On Saturday October 21, an important event called “Municipal Elections Matter” was held in Bond Head. Organized by the Lake Simcoe Association, a coalition of citizens’ groups around the lake, its purpose was to inform and engage both citizens and community-based organizations about how their actions can have a significant influence on election outcomes.Advice was presented by experts on how citizen’s groups can choose candidates who embrace sustainability as well as offering tips to potential candidates on how to run a campaign.
The first speaker was Mike Schreiner, head of the provincial Green Party who stressed that community-based organizations are critical in mobilizing people in their communities. He stated that they have made sizeable differences in the past, referencing groups that stopped Dumpsite 41 and other large quarry projects. He believes that too much decision-making by political parties in power is “top – down” noting that local representatives need more flexibility to make their voices heard. He encouraged local residents who are interested in local issues to follow their passions and work towards achieving successful outcomes. He recommended that residents working together to create more “Civil Society Organizations” across the province could produce great results.
Janet Budgell, a councillor in nearby Adjala-Tosorontio and previously in Quebec, detailed her experience running her Quebec campaign while facing little chance of winning. She shared that many people around her gave her reasons why she should not run — that she would lose. Her advice to potential candidates was to work smart and work hard. One strategy she used was to knock on as many doors and attend as many events as possible. The end result of her perseverance and excellent strategic plan was victory. Her comments were very helpful to potential candidates in the room and to anyone considering becoming a candidate.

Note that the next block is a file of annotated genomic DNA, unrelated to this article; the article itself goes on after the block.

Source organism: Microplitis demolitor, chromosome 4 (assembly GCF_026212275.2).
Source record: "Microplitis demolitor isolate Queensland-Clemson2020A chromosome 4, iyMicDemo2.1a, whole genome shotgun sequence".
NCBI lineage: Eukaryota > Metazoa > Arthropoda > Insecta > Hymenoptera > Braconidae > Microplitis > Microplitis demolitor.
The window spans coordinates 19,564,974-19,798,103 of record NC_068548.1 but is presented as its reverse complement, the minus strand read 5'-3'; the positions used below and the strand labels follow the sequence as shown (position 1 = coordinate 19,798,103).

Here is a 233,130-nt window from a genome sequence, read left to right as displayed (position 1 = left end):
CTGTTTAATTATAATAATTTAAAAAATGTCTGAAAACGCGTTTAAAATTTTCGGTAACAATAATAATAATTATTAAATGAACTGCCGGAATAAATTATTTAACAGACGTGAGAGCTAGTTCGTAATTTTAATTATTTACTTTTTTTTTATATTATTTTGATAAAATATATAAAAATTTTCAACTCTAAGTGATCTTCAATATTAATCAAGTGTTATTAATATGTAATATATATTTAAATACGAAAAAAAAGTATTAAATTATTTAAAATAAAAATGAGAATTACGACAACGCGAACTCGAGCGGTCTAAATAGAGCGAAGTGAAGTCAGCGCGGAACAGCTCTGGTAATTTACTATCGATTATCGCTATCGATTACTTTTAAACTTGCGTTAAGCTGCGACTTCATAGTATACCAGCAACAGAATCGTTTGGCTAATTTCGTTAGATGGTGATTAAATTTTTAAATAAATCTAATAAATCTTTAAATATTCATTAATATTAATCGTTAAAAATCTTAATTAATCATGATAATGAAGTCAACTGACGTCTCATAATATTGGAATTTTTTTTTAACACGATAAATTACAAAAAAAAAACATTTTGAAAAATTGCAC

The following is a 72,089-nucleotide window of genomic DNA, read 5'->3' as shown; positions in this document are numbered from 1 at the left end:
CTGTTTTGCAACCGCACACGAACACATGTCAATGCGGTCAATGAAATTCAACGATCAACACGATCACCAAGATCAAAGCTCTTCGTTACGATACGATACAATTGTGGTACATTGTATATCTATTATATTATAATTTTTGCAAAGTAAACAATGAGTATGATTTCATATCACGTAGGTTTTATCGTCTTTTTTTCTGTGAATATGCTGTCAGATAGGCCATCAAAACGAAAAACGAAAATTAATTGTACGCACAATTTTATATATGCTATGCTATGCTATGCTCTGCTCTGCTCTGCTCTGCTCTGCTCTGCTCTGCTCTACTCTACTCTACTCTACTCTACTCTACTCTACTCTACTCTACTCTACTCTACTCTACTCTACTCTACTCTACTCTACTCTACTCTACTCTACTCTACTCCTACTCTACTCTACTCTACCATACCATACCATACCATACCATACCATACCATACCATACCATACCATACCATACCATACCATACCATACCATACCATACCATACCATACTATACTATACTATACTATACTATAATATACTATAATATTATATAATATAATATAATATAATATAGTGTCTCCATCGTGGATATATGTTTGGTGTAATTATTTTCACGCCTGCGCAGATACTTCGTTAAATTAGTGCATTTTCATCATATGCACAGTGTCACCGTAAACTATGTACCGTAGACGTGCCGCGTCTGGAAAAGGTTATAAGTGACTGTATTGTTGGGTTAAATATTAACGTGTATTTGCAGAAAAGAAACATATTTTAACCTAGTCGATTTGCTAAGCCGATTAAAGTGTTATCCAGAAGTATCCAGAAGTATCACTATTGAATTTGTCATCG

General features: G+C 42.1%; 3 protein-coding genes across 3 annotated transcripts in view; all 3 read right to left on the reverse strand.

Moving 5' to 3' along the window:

Claire Malcolmson from Campaign Fairness discussed the changes to the both Municipal and Provincial Elections Act. Campaign Fairness was initiated because of a concern that too much environmental degradation was occurring because developers’ donations were intended to favour development. Campaign Fairness efforts resulted in changes to legislation eliminating the ability of unions and corporations to donate to political parties and to municipal candidates. This change levels the playing field from now on. Campaign Fairness is again an example of how a community–based group can make a large-scale change.
The next “call to action” by the Lake Simcoe Association asks community-based organizations such as IDA to host a meeting in their community to attract candidates, campaigners, citizen activists and voters.
If interested in learning more, please contact the Lake Simcoe Association at:
Lake Simcoe Association is a recently incorporated, grassroots, non-profit organization that is a communications hub for the Lake Simcoe Watershed. The LSA publishes Lake Simcoe Association Forum, which is a special insert in Lake Simcoe Living Magazine; a monthly e-newsletter; and a Facebook page. People and groups across the Lake Simcoe Watershed can get help in publicizing their activities and concerns, especially relating to the environment and are invited to become Lake Simcoe Association Supporters.